The S&P CoreLogic Case-Shiller U.S. National Home Price NSA Index’s 10-City Composite, which is an average of 10 metros (Boston, Chicago, Denver, Las Vegas, Los Angeles, Miami, New York, San Diego, San Francisco and Washington, D.C.), rose 6 percent year-over-year, unchanged from December.
The 20-City Composite—which is an average of the 10 metros in the 10-City Composite, plus Atlanta, Charlotte, Cleveland, Dallas, Detroit, Minneapolis, Phoenix, Portland, Seattle and Tampa—rose 6.4 percent year-over-year, an increase from 6.3 percent in November.
“Since the market bottom in December 2012, the S&P Corelogic Case-Shiller National Home Price index has climbed at a 4.7 percent real—inflation adjusted—annual rate.
“Seattle, up 12.9 percent in the last year, continues to see the largest gains, followed by Las Vegas up 11.1 percent over the same period.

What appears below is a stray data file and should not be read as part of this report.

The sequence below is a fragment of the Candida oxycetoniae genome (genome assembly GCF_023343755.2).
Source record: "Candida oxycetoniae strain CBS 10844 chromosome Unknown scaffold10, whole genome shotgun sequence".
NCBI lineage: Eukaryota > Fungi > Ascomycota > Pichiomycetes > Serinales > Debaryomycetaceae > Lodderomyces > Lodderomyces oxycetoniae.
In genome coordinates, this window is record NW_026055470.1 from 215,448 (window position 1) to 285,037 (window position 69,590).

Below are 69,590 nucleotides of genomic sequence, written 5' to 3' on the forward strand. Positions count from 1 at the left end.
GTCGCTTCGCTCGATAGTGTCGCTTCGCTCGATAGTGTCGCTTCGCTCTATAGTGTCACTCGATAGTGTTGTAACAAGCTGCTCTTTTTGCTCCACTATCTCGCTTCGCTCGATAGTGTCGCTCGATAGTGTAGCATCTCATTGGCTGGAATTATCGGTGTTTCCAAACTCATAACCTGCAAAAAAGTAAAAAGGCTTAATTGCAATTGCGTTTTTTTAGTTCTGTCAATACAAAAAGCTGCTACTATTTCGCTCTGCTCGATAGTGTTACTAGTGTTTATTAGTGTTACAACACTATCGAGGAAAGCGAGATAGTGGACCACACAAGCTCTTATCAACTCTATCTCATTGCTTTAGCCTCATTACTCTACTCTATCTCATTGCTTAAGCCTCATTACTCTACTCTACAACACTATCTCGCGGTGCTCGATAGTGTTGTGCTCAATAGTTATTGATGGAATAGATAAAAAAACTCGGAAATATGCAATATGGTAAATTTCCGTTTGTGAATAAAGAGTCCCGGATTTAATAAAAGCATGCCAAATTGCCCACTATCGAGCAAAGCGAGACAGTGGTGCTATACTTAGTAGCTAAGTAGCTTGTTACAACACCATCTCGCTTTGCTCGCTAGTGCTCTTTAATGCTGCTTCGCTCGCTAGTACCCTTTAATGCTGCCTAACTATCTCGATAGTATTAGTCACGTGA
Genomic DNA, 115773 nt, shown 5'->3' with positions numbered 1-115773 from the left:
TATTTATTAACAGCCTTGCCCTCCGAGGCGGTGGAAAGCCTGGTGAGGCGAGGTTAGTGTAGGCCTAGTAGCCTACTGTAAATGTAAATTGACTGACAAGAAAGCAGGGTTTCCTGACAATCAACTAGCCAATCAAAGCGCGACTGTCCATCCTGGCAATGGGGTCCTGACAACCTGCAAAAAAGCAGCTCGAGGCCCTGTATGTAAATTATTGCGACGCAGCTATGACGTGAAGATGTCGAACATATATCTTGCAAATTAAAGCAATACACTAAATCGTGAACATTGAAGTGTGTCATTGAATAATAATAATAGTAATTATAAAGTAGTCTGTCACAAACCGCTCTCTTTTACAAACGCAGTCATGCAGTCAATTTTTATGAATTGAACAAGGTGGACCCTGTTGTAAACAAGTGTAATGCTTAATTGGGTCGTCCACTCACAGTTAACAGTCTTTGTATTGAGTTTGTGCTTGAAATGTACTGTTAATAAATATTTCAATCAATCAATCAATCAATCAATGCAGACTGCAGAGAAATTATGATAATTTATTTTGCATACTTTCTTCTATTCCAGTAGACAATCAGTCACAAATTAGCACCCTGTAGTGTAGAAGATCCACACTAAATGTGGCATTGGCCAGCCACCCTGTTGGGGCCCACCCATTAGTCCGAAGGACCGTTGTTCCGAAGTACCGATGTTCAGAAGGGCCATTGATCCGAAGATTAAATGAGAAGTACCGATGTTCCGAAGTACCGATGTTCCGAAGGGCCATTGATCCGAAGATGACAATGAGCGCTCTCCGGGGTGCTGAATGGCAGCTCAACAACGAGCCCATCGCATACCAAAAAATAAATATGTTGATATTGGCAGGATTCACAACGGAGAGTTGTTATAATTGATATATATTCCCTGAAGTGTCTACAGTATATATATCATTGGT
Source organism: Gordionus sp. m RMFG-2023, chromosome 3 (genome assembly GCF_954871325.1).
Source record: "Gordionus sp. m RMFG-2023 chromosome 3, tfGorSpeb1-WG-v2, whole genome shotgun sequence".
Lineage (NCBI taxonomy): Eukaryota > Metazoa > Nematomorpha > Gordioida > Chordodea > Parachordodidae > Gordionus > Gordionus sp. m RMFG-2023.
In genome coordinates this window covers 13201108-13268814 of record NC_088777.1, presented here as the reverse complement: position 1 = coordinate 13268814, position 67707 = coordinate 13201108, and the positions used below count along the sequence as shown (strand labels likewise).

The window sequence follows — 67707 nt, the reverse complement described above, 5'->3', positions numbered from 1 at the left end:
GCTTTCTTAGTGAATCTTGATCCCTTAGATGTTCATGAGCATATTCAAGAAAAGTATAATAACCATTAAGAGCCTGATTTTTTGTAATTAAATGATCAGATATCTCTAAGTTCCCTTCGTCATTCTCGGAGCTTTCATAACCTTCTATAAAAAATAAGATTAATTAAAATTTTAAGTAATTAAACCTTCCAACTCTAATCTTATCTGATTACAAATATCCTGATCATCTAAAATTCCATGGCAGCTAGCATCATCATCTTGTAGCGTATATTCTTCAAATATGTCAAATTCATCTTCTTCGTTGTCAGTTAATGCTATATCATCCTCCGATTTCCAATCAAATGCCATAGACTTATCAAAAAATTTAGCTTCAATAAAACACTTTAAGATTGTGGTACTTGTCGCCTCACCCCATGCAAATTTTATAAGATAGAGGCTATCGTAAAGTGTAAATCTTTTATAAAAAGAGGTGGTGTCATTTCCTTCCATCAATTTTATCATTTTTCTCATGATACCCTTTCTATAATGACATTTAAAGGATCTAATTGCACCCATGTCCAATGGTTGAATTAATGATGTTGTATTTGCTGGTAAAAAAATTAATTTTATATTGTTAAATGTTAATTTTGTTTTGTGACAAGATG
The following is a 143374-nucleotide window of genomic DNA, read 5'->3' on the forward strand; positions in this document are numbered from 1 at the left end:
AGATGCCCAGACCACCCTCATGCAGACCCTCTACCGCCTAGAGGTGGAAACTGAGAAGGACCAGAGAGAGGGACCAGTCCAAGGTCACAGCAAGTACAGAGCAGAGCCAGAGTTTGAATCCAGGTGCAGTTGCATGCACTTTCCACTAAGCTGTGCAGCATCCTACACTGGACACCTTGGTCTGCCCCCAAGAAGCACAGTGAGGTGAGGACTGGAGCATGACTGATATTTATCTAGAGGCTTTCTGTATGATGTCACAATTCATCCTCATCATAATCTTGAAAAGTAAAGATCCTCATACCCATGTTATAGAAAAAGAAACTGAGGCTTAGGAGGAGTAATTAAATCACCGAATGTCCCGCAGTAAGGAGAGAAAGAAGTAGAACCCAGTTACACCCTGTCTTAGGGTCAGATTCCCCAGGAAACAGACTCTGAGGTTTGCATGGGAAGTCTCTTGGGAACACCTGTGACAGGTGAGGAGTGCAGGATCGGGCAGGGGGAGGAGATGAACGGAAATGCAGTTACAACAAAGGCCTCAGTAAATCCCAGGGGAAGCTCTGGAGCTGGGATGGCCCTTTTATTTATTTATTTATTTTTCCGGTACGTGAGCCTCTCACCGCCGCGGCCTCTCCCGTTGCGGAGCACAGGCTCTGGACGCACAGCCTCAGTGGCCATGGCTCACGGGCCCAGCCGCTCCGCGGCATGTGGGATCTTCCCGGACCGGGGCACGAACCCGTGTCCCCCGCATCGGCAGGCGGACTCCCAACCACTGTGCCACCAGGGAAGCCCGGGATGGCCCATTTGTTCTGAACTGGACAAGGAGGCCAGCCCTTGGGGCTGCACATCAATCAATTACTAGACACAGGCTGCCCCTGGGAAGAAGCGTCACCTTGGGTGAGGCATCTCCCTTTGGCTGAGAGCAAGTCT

Even Chicago and Washington, the cities with the smallest price gains, saw a 2.4 percent annual increase in home prices.
Two factors supporting price increases are the low inventory of homes for sale and the low vacancy rate among owner-occupied housing.
Currently, the homeowner vacancy rate is 1.6 percent compared to an average of 2.1 percent since 2000; it peaked in 2010 at 2.7 percent.
“Affordability measures published by the National Association of REALTORS® show that a family with a median income could comfortably afford a mortgage for a median-priced home.” The complete data for the 20 markets measured by S&P Dow Jones: Atlanta, Ga. Month-Over-Month (MoM): 0.7% Year-Over-Year (YoY): 6.5% Boston, Mass.
MoM: 0.6% YoY: 7.6% Miami, Fla.
MoM: -0.4% YoY: 2.4% For the latest real estate news and trends, bookmark RISMedia.com.